THE purpose of our political system, as written in Article 13 of the Guyana Constitution, outlines that “the principal objective of the system of the State is to establish an inclusionary democracy by providing increasing opportunities for the participation of citizens and their organisations in the management and decision-making processes of the State, with particular emphasis on those areas of decision-making that directly affect their well-being.”
This Article came out of the 1999 constitutional reform exercise which resulted from the then Opposition People’s National Congress/Reform (PNC/R), under the leadership of Mr. Hugh Desmond Hoyte, signing The St. Lucia Statement with then President, Janet Jagan, on July 2 1998. It was felt, among other things, that “measures and arrangements for the improvement of race relations in Guyana include the contribution which equal opportunities’ legislation and concepts, drawn from the CARICOM Charter of Civil Society, can contribute to the cause of justice, equity and progress in Guyana.”
The St. Lucia Statement has its genesis in the dissatisfaction at the outcome of the elections’ results expressed by the PNCR, and, more importantly, the fear and/or frustration of a significant segment of the population with regard to living under the administration of a party they had not supported to form the Government. This fear and/or frustration has/have its concerns rooted in persons’ opinions that they felt excluded from political decision-making, and that it has impacted their lives.
For years, the society has been told, and some have come to accept, that ours is a winner-take-all politics, where the party which has not secured the Executive, and its supporters, are denied. Again, our purpose here is not to argue any merit or demerit of this claim, but to examine the Article before us, and see how we can make it work in our common good in the here and now, even as conversations continue about constitutional reform.
Careful examination of Article 13 shows that it speaks to a solution to the discontent of 1997. It lays the platform, via the nation’s supreme law, to establish and foster a political solution built on the involvement of all, irrespective of our diversity, but inclusive of the political party supported. In that this Article was assented to by the then President, Bharrat Jagdeo, it was not unreasonable to harbour expectation that he would have charted a new course, consistent with its objective.
This notwithstanding, it does not mean that the Article cannot be activated to its fullest, and add fillip to the enveloping nationalism. The preference, harboured in certain quarters, to foster a politics of dissent or of “our time” does not negate, or should not obscure, the overwhelming desire of the ordinary man and woman to proceed along the road of inclusion.
Whichever way it is looked at, a diverse nation stands to gain more when all feel that their voices are heard, their opinions and inputs valued, their choice of representative respected, and their taxes invested in them, irrespective of political or apolitical interests.
Few, if any, relish living in a nation constantly racked by silly divisions, whose laws work for some and not all, whose citizens oppose only for the sake of opposing; a nation comprised of feeble men acting as though they are omnipotent, and engaging in endless back and forth, with none wanting to concede anything or listen to the other; all being more bent on talking past each other, and everyone out to prove they are right and the other is wrong.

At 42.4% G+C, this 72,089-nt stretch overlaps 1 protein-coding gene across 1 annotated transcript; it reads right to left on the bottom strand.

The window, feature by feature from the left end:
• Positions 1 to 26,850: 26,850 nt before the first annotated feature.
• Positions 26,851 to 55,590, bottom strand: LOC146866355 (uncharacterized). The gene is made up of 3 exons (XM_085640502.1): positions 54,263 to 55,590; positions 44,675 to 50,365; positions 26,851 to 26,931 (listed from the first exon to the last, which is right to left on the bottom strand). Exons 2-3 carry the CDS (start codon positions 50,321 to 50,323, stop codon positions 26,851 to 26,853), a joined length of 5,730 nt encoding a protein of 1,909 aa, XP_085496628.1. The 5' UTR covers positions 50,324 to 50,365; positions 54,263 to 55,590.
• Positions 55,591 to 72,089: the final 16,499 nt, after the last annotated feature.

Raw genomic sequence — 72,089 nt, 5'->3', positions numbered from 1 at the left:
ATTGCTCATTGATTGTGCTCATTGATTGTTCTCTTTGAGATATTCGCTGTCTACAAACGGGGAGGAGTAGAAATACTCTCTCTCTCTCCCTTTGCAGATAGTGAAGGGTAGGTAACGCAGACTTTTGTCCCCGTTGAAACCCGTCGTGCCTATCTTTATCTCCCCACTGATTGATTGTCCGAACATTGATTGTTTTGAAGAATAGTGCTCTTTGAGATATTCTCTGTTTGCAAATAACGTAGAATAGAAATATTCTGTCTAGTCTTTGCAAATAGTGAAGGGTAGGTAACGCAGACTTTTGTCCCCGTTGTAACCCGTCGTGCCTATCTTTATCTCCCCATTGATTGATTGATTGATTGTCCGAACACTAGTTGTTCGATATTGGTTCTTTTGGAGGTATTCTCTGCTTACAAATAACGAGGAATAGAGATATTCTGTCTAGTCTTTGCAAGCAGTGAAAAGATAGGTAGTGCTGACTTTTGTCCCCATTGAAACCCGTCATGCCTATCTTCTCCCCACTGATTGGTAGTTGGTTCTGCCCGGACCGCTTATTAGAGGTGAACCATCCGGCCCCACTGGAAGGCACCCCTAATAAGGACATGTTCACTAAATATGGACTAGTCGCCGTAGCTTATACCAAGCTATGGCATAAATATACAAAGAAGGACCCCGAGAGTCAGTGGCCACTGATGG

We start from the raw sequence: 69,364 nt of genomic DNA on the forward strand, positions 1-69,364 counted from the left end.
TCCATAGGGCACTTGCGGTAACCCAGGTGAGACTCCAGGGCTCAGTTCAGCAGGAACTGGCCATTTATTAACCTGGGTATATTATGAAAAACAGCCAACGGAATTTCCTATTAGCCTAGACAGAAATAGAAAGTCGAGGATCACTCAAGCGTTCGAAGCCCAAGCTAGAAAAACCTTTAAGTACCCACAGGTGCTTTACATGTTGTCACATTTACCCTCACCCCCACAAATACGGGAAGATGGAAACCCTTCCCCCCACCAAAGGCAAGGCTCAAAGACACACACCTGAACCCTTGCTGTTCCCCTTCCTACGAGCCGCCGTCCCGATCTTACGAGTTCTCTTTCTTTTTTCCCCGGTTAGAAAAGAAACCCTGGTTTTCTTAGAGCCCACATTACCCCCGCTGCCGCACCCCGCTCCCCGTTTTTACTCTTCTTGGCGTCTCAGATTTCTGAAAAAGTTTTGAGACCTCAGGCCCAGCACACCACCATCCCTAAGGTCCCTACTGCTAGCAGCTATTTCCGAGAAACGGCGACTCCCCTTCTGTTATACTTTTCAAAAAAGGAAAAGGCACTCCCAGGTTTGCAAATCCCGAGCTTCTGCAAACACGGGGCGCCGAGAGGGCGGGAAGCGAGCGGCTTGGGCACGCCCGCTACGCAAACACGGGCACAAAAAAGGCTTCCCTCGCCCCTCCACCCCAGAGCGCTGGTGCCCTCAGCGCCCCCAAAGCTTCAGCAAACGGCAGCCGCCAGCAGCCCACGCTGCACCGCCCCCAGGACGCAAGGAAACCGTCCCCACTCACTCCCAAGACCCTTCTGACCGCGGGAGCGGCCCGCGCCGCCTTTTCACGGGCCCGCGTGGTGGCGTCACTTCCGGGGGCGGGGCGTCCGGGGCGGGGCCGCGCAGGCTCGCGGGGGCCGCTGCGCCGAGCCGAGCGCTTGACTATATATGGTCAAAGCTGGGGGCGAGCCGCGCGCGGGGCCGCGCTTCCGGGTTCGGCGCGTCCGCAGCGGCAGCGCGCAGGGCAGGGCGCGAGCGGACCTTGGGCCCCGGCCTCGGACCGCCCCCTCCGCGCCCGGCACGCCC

That is not a healthy relationship for any people to cultivate, be it in the home or in public life. Guyanese having gone past the stage of saying ‘enough is enough’, many continue to register disapproval and discontent with their feet. Those who have stayed or desire to return are pleading with their leaders to give development for all a chance to work. The best place to start is at Article 13, given that it aims to ensure a society wherein all can have equal opportunity to realise their God-given potential.
To its credit, the Coalition Government built upon the foundation of inclusionary democracy, and has been making moves to make this realised fully. President David Granger has reminded on many occasions that it was the PNC/R that was instrumental in the establishment of an inclusionary five-party Partnership for National Unity (APNU) in June 2011. He said the APNU, in turn, entered into the Cummingsburg Accord in February 2015 with the Alliance For Change (AFC), which, when combined (APNU+AFC), won the 2015 elections. “The PNC/R, together with its political and civil partners, remains committed to the multi-party coalition, bound together by the Cummingsburg Accord to constructive dialogue with the political parliamentary opposition, and with civil society to strengthen the practice of ‘inclusionary democracy’; to the ideals of coalition politics, and to the broader aspiration of national unity; to perfecting our incipient system of shared governance, in the belief that the coalition parties are better together than apart,” President Granger said at the PNCR leadership congress back in 2018. It is through inclusionary democracy that Guyanese will indeed receive unquestionable benefits in every area of life, and will allow for the deployment of broad-based expertise in nation-building.